After healing and osseointegration, the dentist will attach the abutment.

This piece connects to dental implants and holds the artificial restoration.

The procedure is minor and usually done under local anesthesia. The surgeon can choose to install it immediately after placing the implant or to schedule a second procedure for placement.

Placing the abutment requires reopening the gums to expose the implants. The gum tissues will be stitched around the abutment and given one or two weeks to heal.

After the gums have healed sufficiently, the dentist will take new impressions of the mouth and existing teeth to create the new prosthetic tooth or crown for the implant.6

How is the oral surgeon able to get some costs covered by Medicare?

It depends on what the surgeon is doing, and whether he or she is a Medicare-approved provider.  Some procedures that are not normally covered might be covered if there are other procedures being done at the same time.

For example, the reconstruction of a ridge performed primarily to prepare the mouth for dentures is a noncovered procedure. However, when the reconstruction of a ridge is performed as a result of, and at the same time as, the surgical removal of a tumor (for other than dental purposes), the totality of surgical procedures is a covered service. Likewise, the wiring of teeth is a covered service when it is done in connection with the reduction of a jaw fracture if the reduction and wiring are performed by the same practitioner.7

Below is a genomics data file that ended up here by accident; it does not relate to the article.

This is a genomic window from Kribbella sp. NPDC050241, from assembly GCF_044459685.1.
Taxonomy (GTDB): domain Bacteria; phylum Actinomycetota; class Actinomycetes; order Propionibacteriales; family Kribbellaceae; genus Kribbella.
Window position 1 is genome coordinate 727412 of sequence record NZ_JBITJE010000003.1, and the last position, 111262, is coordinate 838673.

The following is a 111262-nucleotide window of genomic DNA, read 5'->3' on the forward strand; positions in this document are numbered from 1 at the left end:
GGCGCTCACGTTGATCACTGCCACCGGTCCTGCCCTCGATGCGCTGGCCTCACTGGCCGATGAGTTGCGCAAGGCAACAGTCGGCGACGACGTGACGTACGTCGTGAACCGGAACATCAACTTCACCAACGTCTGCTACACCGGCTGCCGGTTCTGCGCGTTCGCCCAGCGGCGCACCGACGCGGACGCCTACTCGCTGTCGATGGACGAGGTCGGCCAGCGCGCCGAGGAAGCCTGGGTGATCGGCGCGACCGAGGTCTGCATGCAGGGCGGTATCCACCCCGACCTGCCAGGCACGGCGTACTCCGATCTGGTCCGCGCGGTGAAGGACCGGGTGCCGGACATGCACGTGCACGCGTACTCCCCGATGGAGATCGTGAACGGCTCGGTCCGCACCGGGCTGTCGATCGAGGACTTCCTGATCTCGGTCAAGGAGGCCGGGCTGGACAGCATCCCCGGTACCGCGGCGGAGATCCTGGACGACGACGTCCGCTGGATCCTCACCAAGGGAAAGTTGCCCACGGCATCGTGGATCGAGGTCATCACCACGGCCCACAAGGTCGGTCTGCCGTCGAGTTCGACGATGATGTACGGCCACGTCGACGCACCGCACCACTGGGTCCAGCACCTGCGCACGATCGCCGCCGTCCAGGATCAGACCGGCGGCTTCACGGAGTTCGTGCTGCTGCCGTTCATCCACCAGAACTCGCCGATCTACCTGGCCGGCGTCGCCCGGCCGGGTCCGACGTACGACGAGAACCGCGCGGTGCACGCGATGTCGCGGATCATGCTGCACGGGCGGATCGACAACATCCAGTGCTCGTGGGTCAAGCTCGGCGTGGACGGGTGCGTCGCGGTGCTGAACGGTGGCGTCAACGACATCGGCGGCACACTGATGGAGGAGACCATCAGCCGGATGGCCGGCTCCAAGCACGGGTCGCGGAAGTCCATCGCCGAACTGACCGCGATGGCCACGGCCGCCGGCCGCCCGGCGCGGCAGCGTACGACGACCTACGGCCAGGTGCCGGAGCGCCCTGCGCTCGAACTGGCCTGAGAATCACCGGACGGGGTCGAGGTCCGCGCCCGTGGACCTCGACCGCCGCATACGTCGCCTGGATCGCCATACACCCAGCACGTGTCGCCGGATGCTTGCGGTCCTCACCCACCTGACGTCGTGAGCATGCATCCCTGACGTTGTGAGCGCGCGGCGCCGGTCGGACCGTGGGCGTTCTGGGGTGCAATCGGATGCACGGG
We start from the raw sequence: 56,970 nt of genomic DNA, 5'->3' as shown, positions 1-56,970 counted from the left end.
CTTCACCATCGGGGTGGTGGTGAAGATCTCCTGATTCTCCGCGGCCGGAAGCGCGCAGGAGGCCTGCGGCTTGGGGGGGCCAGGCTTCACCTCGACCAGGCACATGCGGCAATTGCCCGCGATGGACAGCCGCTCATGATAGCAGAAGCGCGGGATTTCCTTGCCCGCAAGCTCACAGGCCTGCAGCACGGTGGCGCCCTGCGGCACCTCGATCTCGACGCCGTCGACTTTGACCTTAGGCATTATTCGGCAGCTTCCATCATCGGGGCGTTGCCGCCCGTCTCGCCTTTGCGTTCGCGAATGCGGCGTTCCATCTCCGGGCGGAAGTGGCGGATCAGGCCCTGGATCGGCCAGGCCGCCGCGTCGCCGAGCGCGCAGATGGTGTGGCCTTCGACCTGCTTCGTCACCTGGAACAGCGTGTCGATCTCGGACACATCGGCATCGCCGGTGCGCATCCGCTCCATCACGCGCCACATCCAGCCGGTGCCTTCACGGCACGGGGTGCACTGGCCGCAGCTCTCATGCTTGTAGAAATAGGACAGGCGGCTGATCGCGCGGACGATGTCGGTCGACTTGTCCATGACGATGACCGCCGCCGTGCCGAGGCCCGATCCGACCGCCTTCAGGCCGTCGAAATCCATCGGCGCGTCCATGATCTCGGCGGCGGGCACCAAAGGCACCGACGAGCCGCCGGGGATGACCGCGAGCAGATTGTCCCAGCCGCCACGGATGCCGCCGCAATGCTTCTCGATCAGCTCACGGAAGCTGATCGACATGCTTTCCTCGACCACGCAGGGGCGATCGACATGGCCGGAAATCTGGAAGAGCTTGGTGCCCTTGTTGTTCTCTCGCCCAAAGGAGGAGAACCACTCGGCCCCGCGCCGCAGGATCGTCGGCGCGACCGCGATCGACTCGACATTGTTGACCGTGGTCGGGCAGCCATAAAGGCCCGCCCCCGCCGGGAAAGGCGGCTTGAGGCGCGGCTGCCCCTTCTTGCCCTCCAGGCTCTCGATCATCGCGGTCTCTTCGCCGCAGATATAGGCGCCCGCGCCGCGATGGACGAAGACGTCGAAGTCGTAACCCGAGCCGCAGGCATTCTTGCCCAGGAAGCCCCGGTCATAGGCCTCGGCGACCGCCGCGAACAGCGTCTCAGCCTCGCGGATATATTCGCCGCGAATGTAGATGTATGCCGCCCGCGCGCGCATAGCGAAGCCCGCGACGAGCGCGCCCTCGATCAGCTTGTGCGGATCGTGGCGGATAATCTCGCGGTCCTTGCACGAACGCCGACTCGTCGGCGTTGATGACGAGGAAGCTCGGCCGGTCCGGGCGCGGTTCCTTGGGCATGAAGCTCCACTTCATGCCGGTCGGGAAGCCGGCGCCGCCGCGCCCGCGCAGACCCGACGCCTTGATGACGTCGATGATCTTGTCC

Also, procedures and surgery must be medically necessary.

In 1990, the American Dental Association’s House of Delegates adopted the following comprehensive definition of medically necessary dental services:

The reasonable and appropriate diagnosis, treatment, and follow-up care (including supplies, appliances, and devices) as determined and prescribed by qualified, appropriate health care providers in treating any condition, illness, disease, injury, or birth developmental malformations. Care is medically necessary for the purpose of controlling or eliminating infection, pain, and disease; and restoring facial disfiguration, or function necessary for speech, swallowing, or chewing.8